SECURITIES AND EXCHANGE COMMISSION
In the Matter of
DAVID E. LYNCH
OPINION OF THE COMMISSION
Grounds for Remedial Action
Failure to Disclose Excessive Markups
Charging Non-Bona Fide Prices of Securities
Aiding and Abetting Net Capital and Recordkeeping Violations
Respondent, an associated person and trader at a broker-dealer, engaged in a scheme to "park" securities with other dealers. He effected transactions at non-bona fide prices and charged undisclosed, excessive markups to the firm's customers. As a result of this scheme, the broker-dealer failed to maintain accurate books and records and incurred numerous net-capital deficiencies. Held, it is in the public interest that respondent be ordered to cease and desist from committing or causing any violations or future violations of Section 17(a) of the Securities Act of 1933, Sections 10(b), 15(c), and 17(a) of the Securities Exchange Act of 1934 and Exchange Act Rules 10b-5, 15c3-1, 17a-3, 17a-5, and 17a-11; be barred from association with any broker or dealer; and pay a third-tier civil money penalty in the amount of $100,000.
Teresa J. Verges, for the Division of Enforcement.
No appearance on appeal for David E. Lynch.
Appeal filed: December 5, 2001
Last brief received: January 22, 2002
The Division of Enforcement appeals the amount of the civil money penalty imposed by an administrative law judge on David E. Lynch, an associated person of First Montauk Securities ("First Montauk"), a registered broker-dealer. The law judge ordered Lynch to cease and desist from committing or causing any violations or future violations of Section 17(a) of the Securities Act of 1933,1 Sections 10(b),2 15(c),3 and 17(a)4 of the Securities Exchange Act of 1934 and Exchange Act Rules 10b-5,5 15c3-1,6 17a-3,7 17a-5,8 and 17a-11;9barred him from association with any broker or dealer; and ordered that he pay a second-tier civil money penalty in theamount of $50,000. We base our findings on an independent review of the record.
Lynch appeared and answered the order instituting this proceeding ("OIP"). At an April 23, 1998 prehearing conference, however, Lynch's counsel announced that Lynch would not attend or defend at the forthcoming hearing but would instead accept a default. At the hearing held on April 28-30, 1998, the Division presented a prima facie case against Lynch, introducing into evidence Lynch's investigative testimony, as well as other exhibits.10 Under Rule of Practice 155(a),11 the Commission may determine the proceeding against a defaulting party upon consideration of the record, which includes but is not limited to the OIP.12
Lynch was a trader associated with First Montauk in its Houston branch office. Lynch and another individual opened the Houston office to sell to institutional clients fixed-income products, primarily mortgage-backed securities known as collateralized mortgage obligations ("CMOs"). First Montauk granted the Houston branch office the authority to execute riskless principal transactions.13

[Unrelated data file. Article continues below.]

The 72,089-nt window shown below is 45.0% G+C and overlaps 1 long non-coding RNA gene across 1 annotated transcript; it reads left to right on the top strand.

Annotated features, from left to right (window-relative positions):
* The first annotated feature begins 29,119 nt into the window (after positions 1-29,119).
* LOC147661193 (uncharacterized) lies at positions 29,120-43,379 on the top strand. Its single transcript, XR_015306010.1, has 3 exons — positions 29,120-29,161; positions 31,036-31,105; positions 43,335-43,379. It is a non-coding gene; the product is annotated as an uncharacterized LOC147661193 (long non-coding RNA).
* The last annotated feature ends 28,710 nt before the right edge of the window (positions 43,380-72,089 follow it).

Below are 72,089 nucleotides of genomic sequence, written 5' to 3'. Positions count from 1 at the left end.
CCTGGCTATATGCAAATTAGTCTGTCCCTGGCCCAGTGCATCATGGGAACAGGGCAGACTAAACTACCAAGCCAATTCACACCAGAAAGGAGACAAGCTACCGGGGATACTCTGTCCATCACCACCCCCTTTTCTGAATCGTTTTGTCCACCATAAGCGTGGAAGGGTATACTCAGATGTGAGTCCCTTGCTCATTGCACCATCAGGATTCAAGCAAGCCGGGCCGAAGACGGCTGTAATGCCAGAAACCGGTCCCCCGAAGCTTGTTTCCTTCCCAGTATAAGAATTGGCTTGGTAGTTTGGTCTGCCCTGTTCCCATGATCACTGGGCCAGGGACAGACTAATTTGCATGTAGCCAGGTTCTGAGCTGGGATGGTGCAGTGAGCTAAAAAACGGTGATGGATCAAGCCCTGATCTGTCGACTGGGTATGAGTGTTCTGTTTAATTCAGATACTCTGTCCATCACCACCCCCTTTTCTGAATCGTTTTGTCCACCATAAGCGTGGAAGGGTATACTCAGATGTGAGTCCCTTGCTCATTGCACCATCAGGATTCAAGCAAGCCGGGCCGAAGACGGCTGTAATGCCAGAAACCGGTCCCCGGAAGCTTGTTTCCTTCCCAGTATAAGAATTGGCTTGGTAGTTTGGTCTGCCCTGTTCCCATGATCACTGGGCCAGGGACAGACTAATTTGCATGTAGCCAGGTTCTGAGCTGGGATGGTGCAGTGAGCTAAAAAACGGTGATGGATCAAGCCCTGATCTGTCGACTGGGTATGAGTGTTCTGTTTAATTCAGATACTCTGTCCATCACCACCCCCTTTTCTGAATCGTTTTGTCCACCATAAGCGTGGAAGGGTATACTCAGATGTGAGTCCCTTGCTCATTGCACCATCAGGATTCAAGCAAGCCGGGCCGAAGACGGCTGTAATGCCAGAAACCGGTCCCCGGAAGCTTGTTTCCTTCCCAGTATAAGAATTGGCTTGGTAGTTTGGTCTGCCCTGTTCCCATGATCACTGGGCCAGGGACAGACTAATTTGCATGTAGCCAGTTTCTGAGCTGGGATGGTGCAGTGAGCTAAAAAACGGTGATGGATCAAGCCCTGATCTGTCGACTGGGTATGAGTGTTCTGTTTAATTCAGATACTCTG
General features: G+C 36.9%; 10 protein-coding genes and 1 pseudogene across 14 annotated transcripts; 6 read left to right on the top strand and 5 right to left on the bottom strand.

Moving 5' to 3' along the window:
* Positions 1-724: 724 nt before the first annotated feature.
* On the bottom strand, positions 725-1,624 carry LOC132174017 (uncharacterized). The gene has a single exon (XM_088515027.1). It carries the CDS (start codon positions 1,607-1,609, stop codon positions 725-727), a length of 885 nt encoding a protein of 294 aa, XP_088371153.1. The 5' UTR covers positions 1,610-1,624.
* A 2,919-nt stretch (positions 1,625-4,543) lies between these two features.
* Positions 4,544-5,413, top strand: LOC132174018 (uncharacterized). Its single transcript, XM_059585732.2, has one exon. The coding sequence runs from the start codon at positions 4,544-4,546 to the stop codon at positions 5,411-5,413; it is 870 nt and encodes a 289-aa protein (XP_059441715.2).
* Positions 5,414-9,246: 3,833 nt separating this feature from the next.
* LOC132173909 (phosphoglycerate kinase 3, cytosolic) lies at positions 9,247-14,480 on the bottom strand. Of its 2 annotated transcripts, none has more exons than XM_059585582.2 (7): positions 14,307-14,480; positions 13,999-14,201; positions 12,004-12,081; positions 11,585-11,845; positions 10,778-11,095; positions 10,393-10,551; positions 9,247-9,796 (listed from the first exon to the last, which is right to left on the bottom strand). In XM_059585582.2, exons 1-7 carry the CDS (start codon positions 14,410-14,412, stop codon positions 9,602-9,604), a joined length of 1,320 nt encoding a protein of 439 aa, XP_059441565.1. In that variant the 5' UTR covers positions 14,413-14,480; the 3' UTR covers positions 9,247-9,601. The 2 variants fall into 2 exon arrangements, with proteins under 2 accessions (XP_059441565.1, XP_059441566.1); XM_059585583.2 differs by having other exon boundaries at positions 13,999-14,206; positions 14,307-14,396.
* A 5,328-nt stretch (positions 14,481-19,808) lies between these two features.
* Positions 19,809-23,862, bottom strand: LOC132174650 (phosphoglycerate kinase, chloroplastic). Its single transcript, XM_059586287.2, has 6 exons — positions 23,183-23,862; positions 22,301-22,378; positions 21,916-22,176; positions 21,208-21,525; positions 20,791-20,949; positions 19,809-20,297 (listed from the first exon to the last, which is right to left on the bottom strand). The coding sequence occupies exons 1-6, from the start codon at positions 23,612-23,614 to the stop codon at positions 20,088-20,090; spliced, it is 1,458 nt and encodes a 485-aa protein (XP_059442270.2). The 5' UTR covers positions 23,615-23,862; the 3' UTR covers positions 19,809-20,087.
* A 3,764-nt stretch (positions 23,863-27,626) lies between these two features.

First Montauk did not allow the Houston branch office to hold positions in securities unless the branch office received approval from the firm's president. The president rarely granted such permission. In order to circumvent First Montauk's restrictions on the branch office's holding security positions, Lynch engaged in a "parking" scheme14 that enabled the office to purchase bonds and secretly hold them "off the books," while still maintaining control of the securities.
From October 1992 through March 1994, the Houston branch office parked government agency securities on at least fifteen occasions. The Houston office would sell CMOs to a dealer. That dealer sold the CMOs to a second dealer for a small profit. The Houston branch office would repurchase from the second dealer, again at a small profit for the second dealer.
Each time Lynch executed a parking transaction, he reported the trades to First Montauk's principal in the main office. As a result of Lynch's actions, one or more of the order tickets written by the main office principal inaccurately depicted each of the parking transactions as two separate trades, preventing detection of Lynch's scheme.
On at least seven occasions, Lynch and others used the parking scheme to manipulate the prices of certain government agency securities and to charge undisclosed fraudulent markups to First Montauk customers. Lynch and others purchased bonds and sold them at a markup to a dealer. That dealer then marked up the securities another 1/32 or 2/32 and sold them to a second dealer. The second dealer marked up the securities another 2/32, and sold the securities back to First Montauk's Houston branchoffice. Lynch and others then marked up the securities an additional 4% to 5% and sold them to First Montauk's customers. First Montauk's customers paid undisclosed markups of between 8% and 20.6%. The markups in excess of 5% amounted to approximately $1.85 million. Lynch received compensation totalling $485,558 as a result of these markups.